– Vegetables shall be washed before cutting and cooking
– Hands and legs shall be washed with soap after using toilet
– Before taking food wash hands with soap
– Cooked food shall be kept closed to avoid staying of flies
– Food items shall be kept hot before consuming
– Drinking water shall be boiled and kept cool
– The surroundings of house shall be kept clean and dust free
– Used water shall be taken to the plants by digging a way
– Steps shall be taken not to stay the used water in front of the house
The child committees have also decided to conduct their review meetings including street plays to sensitize the village elders. The children further created decentralised small groups and undertaken door to door campaigns. They further decided to provide a sanitation award to one best household who follows all the best practices.
The case of example of implementing the best practices:
Pulgacherla a sleepy village of Pangal Mandal of Mahabubnagar district. About 300 families reside in the village and majority of them are illiterate and eakout their living through agriculture and labour. Access to village is by katcha roads and majority of the times reaching village is a challenge. Due to such backwardness many people particularly women and children face health risks due to poor awareness and poor hygiene. YFA staff felt that changing of human behaviour through awareness and knowledge is a perquisite for any development in the village and hence, the staff decided to involve children in the process. Accordingly, the staff identified dynamic children group and constituted a child parliament. Initially the children were given training by the staff and teachers on various messages of best practices which are already the part of their curriculum. The teachers also supported the process and took permission from Mandal Education Officer to involve children to spread the messages of best practices. It is heartening to see the children visiting door to door and conducting candle light campaigns spreading the messages. The decentralised children committees visit cluster of houses and conducts workshops on washing hands, keeping the vessels clean and environment. The children were involved in Shramadan in the villages and many households in the village informed that following the advice from the children the health status of people is getting better. Vallamma a karyakartha of Pulgacherla village says that the children have shown the way for better practices for water and sanitation but the process of changing behaviours may take longer time and the children must have patience and courage to continue the work.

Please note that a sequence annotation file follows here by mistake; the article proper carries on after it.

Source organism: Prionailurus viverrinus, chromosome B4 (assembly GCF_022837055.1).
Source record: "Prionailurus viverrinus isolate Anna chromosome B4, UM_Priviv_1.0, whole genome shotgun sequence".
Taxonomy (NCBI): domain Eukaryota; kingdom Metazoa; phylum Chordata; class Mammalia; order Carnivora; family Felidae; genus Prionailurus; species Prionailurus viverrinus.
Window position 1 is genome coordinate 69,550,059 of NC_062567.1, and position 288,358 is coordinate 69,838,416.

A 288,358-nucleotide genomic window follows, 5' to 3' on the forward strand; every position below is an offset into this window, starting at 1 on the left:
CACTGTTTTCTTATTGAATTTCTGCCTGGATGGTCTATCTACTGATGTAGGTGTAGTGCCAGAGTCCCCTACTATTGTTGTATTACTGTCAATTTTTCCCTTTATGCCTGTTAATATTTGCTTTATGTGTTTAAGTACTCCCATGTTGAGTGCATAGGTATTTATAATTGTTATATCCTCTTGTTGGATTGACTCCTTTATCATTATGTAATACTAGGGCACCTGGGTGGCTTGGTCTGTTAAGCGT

Children, Women and a member of SujalSamiti’sMr.Narsi Reddy brings change- an example of SujalSamit Collaborative action
Community participation in managing water infrastructure and water resources is the basic factor in achieving sustainability. The government through its policy of 2012 emphasizes the need for involvement of people particularly women both in maintenance, distribution and management.
Existing situation in Kanagadda village:
The Kanagadda village located in Sedam Taluk of Gulbarga district this area is particularly known as “Dark Zone” as far as the groundwater is concerned. The village typically situated on highland whereas its agriculture lands on mid and lower lands. Such geographical local geographical conditions makes difficult to get groundwater at appropriate depth. The village has about 500 families and majority of them depend on the traditional open wells for their drinking water needs. The women members of the SujalSamiti raised the demand for renovation of these open wells with respect to raising of its boundary wall and secondly setting up of a water tank with motor and taps. The rationale suggested for the need has the following dimensions:
– The open wells are situated on surface without any boundary
– The surface open wells were contaminated including rain water freely flowing irrespective of the season
– In the past human and animals slip into wells as there was no boundary
– Women had to use rope and bucket to pull the water resulted in drudgery and human insecurity.